I have to be honest here and say that normally I don’t like Motorola phones because the menu system has traditionally been poor. However, the E1000 is a breeze to use and most things are where you would expect them to be. The E1000 has a range of handy software applications that you would expect to find in a modern phone such as a calculator and a calendar.
I’ve used a fair few phones over the years, but I’ve never come across a phone with such a comprehensive list of contact options. Once you’ve entered someone into the phone book you can enter full address listings, attach a photograph and even add their date of birth. You can also group your contacts in several different categories, so you can keep your private and work contacts separate.
The E1000 also supports voice dialling and it’s very easy to set this up. Voice dialling can be set individually for each contact and you record each voice tag twice to improve the accuracy of the recognition. The only slightly annoying thing is that the voice tag is read out each time you scroll past a name in the phone book.
One thing that finally seems to be improving is the battery life of 3G phones. The E1000 seems to have a much better battery life than my older 3G phone. It’s still not as good as a GSM phone, but you can at least use the E1000 for more than a day without having to charge it up over night, which is a big plus. Another upside is that the E1000 seems to have much better reception than my old 3 phone and is usable in areas where my phone reports no coverage.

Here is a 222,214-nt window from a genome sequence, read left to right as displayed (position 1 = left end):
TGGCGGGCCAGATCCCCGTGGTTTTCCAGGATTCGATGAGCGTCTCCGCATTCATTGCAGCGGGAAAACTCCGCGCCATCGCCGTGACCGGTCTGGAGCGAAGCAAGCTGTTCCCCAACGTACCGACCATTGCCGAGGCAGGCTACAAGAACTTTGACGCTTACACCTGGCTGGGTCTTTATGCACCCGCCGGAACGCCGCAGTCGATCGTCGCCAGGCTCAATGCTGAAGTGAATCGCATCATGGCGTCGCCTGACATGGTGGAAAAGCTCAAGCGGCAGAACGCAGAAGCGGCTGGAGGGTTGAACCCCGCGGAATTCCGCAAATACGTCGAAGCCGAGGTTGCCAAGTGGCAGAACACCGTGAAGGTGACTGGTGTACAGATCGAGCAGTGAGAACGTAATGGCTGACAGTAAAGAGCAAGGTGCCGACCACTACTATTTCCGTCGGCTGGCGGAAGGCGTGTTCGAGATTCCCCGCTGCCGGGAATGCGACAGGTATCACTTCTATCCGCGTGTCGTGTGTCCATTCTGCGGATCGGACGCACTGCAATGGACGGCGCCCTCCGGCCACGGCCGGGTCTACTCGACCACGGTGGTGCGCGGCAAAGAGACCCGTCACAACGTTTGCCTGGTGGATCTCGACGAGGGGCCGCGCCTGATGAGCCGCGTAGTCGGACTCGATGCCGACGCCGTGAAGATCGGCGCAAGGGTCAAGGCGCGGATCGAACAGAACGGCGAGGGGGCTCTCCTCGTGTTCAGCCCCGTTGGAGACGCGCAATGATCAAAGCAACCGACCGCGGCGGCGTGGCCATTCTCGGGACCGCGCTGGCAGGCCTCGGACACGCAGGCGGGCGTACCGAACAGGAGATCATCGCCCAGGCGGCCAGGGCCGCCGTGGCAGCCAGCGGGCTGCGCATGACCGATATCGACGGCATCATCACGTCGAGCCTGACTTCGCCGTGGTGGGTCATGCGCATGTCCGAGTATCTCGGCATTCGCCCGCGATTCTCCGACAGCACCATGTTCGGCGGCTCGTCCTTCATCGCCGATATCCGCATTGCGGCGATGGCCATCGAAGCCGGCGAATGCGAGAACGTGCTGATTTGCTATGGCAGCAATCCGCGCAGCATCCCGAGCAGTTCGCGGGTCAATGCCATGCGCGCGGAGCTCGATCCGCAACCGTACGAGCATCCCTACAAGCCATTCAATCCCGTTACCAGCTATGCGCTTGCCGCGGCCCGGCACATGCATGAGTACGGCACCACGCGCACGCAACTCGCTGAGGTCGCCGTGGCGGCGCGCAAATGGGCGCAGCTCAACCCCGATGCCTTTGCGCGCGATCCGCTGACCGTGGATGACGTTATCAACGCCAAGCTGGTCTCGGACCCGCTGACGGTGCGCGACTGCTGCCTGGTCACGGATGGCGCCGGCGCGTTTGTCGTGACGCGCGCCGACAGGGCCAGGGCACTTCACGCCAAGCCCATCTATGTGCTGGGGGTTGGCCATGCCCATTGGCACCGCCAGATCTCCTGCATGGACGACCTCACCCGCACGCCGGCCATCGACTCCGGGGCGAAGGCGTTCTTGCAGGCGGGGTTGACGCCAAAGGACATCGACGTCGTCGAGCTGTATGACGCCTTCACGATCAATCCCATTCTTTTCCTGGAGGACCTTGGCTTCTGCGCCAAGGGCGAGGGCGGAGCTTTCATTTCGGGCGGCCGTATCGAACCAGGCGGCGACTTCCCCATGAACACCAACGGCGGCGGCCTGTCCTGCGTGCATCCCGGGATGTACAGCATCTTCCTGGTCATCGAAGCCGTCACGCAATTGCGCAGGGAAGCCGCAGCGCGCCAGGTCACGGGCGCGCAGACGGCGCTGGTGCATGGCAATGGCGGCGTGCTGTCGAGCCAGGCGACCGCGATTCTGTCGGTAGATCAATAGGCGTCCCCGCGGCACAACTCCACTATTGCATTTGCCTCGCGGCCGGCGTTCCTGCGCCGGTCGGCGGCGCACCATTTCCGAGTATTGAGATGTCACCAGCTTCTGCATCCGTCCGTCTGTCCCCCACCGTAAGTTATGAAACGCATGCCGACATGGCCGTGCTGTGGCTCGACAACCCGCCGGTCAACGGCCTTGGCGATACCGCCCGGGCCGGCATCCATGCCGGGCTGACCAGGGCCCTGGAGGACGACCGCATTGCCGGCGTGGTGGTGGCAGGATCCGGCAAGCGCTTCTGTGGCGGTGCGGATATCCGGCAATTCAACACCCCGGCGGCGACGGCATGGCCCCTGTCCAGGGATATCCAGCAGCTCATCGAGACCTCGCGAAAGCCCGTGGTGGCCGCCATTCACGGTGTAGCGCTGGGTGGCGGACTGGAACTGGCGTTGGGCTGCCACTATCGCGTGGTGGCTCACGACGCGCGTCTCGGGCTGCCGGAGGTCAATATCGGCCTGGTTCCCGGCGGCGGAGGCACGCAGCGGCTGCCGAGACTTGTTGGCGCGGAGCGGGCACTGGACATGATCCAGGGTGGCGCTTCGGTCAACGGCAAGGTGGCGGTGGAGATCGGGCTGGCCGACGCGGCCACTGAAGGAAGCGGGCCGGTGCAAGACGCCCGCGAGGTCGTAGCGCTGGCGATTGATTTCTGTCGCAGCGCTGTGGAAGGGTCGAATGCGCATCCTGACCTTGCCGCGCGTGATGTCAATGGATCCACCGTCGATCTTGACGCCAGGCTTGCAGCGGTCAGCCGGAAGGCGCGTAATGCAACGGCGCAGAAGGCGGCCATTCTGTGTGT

The innovative design does mean that you sometimes end up pressing the buttons by the side of the screen when you’re taking the phone out of your pocket or picking it up. But as long as you turn on the key lock, this isn’t something that you encounter too often.
Overall I’m very impressed by the Motorola E1000, let’s just hope that 3 doesn’t remove any of its Bluetooth functionality in the retail version – the Bluetooth in my current 3 phone can only be used with a headset and not for file transfer.
There is one thing left to talk about, and that’s the price. Unfortunately you can’t get the E1000 for free, or at least not as long as you buy it from 3 on a £35 or below tariff – even going for the £35 a month tariff 3 wants £49 for the E1000. You’ll probably be able to find some of the online mobile phone retailers doing the E1000 for free, but even at £49 it’s pretty good value.
The Motorola E1000 is one of the first of a new wave of 3G phones to enter the market. Motorola has impressed me with a very feature rich phone, although a more common memory card format would have been preferable. There are some minor flaws with the E1000 but none of them detracts too much from this otherwise excellent 3G phone.
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